Another Florida Roseate Spoonbill Tour In The Box

This is a quick report on he first 2017 Florida Spoonbill photography workshop! As expected, the tour did not disappoint 🙂

Spoonbill Taking Off - Photography Workshop

Juvenile Roseate Spoonbill taking off – Tampa Bay, Florida
ISO 800 | f/5.6 | 1/3200 sec. | Manual mode | AI servo rear focusing
This photograph was created with the Canon 600mm f/4 L IS II USM lens coupled with a 1.4x extender and the Canon EOS 1DX mark II.

The juvenile Spoonbill in the photograph above hatched last year and I was a bit surprised to see a few other young birds as well. This is a composite image depicting three different stages during a take off. The key to capturing take offs is to anticipate when it is going to happen. By now, I know very well the typical behavior of the Spoonbills at the Tampa Bay rookery and my predictions are often spot on. Better yet, I make a special effort to announce the possible take offs to my group, which puts everybody one step closer to getting the shot.

Roseate Spoonbill landing - Florida Photography Tour

Roseate Spoonbill landing – Tampa Bay, Florida
ISO 2500 | f/5.6 | 1/2000 sec. | Manual mode | AI servo rear focusing
This photograph was created with the Canon 600mm f/4 L IS II USM lens coupled with a 1.4x extender and the Canon EOS 1DX mark II.

Landing shots, as above, are actually a lot easier to create than take offs. Keep an eye up, track the bird very early on and you are in good shape. I typically follow the bird in my view finder, than re-aquire focus just before the bird enters the “shooting zone”, take a few images in burst, then re-aquire focus and press the shutter for a second burst. This gives me two chances to have the camera locking on the fast moving subject and creating sharp images. As of now, there is no camera system that does not fail to acquire perfect focus every time…

Florida Spoonbills in flight - Photography Tour

Juvenile and Adult Roseate Spoonbills flying above the water – Tampa Bay, Florida
ISO 640 | f/5.6 | 1/2500 sec. | Manual mode | AI servo rear focusing
This photograph was created with the Canon 600mm f/4 L IS II USM lens coupled with a 1.4x extender and the Canon EOS 1DX mark II.

It is always a treat to create images of Spoonbills while flying just above the blue water. The juvenile / adult pair here is quite the tandem.

Florida Spoonbill photography tour testimonial

Because I do my very best to get my participants very happy with their experience 🙂

“During the many years of pursuing a career as a professional portrait photographer there were times when I was able to venture back into the type of photography I enjoyed most, landscape and wildlife. After retirement I decided to devote more time to photographing the bald eagle, one of the most photographed birds in the USA. Bird photography had multiple challenges and a friend who was also a retired photographer was attending workshops with Steven Blandin. Seeing his spoonbill and bald eagle photos on his Facebook page gave me the desire to attend Steven’s Florida Workshop the 22nd and 23rd of April 2017. Steven is a wonderful wildlife photographer who takes the time to answer any question, even the most simple ones no matter what your skill level. The classes are small, only 6 students at a time, so there is plenty of time for everyone. Be prepared to see beautiful birds, learning camera tips and settings, not to mention Photoshop techniques to bring your images to life. You won’t regret giving Steven a try.” — Sam A.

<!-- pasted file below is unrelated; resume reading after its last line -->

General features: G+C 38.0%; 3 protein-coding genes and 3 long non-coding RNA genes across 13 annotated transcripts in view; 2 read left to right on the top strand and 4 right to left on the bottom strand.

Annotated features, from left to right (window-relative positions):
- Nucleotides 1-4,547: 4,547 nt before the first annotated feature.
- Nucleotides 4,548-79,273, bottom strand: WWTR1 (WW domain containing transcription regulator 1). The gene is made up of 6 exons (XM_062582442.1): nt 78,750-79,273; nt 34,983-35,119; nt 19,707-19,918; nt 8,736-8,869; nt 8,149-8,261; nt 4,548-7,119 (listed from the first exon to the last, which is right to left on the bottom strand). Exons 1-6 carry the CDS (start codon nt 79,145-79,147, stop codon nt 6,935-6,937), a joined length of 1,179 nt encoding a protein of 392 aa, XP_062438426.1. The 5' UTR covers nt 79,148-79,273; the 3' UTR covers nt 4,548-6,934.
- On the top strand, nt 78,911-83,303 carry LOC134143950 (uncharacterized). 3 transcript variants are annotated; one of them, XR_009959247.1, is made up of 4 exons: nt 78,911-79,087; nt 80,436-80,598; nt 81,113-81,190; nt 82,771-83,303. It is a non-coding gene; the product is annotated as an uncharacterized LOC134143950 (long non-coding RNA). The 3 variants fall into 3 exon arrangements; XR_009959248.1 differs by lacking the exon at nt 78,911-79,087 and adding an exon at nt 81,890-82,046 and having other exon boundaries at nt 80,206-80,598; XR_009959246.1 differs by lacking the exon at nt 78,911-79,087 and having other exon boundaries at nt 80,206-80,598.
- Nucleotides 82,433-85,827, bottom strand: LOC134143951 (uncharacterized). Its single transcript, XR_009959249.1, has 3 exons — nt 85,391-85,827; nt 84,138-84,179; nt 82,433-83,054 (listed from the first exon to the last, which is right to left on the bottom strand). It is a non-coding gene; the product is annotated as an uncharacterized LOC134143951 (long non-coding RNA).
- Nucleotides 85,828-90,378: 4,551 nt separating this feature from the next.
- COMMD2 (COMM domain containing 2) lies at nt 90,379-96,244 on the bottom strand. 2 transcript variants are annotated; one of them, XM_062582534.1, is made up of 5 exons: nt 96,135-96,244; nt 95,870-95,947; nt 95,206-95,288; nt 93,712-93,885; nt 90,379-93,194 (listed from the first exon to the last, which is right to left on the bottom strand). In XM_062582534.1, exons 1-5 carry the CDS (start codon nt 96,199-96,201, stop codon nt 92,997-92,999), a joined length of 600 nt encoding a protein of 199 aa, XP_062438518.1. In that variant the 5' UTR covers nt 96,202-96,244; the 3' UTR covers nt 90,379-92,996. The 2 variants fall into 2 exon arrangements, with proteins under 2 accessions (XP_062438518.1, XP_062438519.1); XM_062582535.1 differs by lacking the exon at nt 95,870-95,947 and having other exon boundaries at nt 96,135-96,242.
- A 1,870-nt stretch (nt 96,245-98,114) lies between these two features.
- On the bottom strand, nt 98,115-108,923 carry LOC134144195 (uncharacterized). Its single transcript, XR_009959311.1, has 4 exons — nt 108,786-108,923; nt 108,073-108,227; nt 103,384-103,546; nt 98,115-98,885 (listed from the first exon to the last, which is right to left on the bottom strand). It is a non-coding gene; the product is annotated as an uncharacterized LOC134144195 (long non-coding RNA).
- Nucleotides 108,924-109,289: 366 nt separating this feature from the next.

Florida Spoonbills photography tour – $1250

February 2018 / limit 6 people – NOT OPEN YET

The dates for 2018 will soon be announced! Stay tuned. 3 boat rides to the Spoonbill rookery and 2 working lunch sessions with lunch included.
Florida Spoonbill Photography Tour

Support the Best Bird Photography Tours blog by following the links for your purchases. It comes at no extra cost to you and it helps keeping this photography blog lively!

Steven

Amazing Alaska Bald Eagle Tour Images!

The 2017 Alaska Bald Eagle photography tour just concluded and what an amazing workshop it has been!! We had very diverse weather conditions, from full sun to thick snow 🙂

Bald Eagles in Flight - Alaska Photography Tour

Adult Bald Eagle chasing juvenile in flight – South of Anchorage, Alaska
ISO 1250 | f/2.8 | 1/5000 sec. | Manual mode | AI servo rear focusing
This photograph was created with the Canon 300mm f/2.8 L IS II USM lens, the Canon EOS 1DX mark II handheld.

Two Bald Eagles banking side by side during a chase! Wow 🙂 Action photography indeed! I really came to appreciate juvenile Bald Eagles during this tour as I find their mix of colors quite fascinating.

Bald Eagle taking off - Alaska Photography Workshop

Adult Bald Eagle taking off from a log – South of Anchorage, Alaska
ISO 800 | f/4 | 1/2000 sec. | Manual mode | AI servo rear focusing
This photograph was created with the Canon 300mm f/2.8 L IS II USM lens with a 1.4x extender and the Canon EOS 1DX mark II handheld.

During this photography workshop, we also shoot on land. This adult was nicely isolated on a tree stump and delighted me with a wonderful take off.